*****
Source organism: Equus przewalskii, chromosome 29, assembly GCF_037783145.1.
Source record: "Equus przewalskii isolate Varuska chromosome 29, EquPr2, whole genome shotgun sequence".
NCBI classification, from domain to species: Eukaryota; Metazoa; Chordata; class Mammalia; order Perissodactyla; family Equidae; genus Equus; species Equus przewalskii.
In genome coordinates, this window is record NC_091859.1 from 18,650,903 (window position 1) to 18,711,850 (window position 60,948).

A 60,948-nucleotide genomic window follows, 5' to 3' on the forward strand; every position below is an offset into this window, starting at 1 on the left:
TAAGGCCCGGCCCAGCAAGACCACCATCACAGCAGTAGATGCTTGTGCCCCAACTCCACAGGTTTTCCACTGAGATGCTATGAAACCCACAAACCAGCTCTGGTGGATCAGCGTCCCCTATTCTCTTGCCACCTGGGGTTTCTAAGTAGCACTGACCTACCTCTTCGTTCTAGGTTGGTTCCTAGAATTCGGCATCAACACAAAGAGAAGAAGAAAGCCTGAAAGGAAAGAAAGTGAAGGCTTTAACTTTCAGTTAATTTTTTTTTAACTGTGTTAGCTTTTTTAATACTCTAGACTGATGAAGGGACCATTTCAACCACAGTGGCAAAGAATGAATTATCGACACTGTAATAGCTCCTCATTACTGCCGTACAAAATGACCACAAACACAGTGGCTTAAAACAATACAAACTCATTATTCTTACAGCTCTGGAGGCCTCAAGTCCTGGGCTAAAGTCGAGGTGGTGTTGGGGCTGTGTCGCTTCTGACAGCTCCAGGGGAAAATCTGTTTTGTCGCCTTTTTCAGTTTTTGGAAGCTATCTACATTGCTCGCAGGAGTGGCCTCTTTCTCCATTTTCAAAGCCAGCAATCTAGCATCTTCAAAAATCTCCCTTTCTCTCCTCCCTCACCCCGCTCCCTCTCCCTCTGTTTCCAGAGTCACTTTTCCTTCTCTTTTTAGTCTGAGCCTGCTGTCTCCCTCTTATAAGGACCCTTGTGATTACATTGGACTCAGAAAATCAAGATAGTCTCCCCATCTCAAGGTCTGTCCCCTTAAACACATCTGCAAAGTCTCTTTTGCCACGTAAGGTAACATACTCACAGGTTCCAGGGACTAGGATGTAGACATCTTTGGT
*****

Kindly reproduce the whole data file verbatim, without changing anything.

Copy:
Source organism: Equus przewalskii, chromosome 29, assembly GCF_037783145.1.
Source record: "Equus przewalskii isolate Varuska chromosome 29, EquPr2, whole genome shotgun sequence".
NCBI classification, from domain to species: Eukaryota; Metazoa; Chordata; class Mammalia; order Perissodactyla; family Equidae; genus Equus; species Equus przewalskii.
In genome coordinates, this window is record NC_091859.1 from 18,650,903 (window position 1) to 18,711,850 (window position 60,948).

A 60,948-nucleotide genomic window follows, 5' to 3' on the forward strand; every position below is an offset into this window, starting at 1 on the left:
TAAGGCCCGGCCCAGCAAGACCACCATCACAGCAGTAGATGCTTGTGCCCCAACTCCACAGGTTTTCCACTGAGATGCTATGAAACCCACAAACCAGCTCTGGTGGATCAGCGTCCCCTATTCTCTTGCCACCTGGGGTTTCTAAGTAGCACTGACCTACCTCTTCGTTCTAGGTTGGTTCCTAGAATTCGGCATCAACACAAAGAGAAGAAGAAAGCCTGAAAGGAAAGAAAGTGAAGGCTTTAACTTTCAGTTAATTTTTTTTTAACTGTGTTAGCTTTTTTAATACTCTAGACTGATGAAGGGACCATTTCAACCACAGTGGCAAAGAATGAATTATCGACACTGTAATAGCTCCTCATTACTGCCGTACAAAATGACCACAAACACAGTGGCTTAAAACAATACAAACTCATTATTCTTACAGCTCTGGAGGCCTCAAGTCCTGGGCTAAAGTCGAGGTGGTGTTGGGGCTGTGTCGCTTCTGACAGCTCCAGGGGAAAATCTGTTTTGTCGCCTTTTTCAGTTTTTGGAAGCTATCTACATTGCTCGCAGGAGTGGCCTCTTTCTCCATTTTCAAAGCCAGCAATCTAGCATCTTCAAAAATCTCCCTTTCTCTCCTCCCTCACCCCGCTCCCTCTCCCTCTGTTTCCAGAGTCACTTTTCCTTCTCTTTTTAGTCTGAGCCTGCTGTCTCCCTCTTATAAGGACCCTTGTGATTACATTGGACTCAGAAAATCAAGATAGTCTCCCCATCTCAAGGTCTGTCCCCTTAAACACATCTGCAAAGTCTCTTTTGCCACGTAAGGTAACATACTCACAGGTTCCAGGGACTAGGATGTAGACATCTTTGGT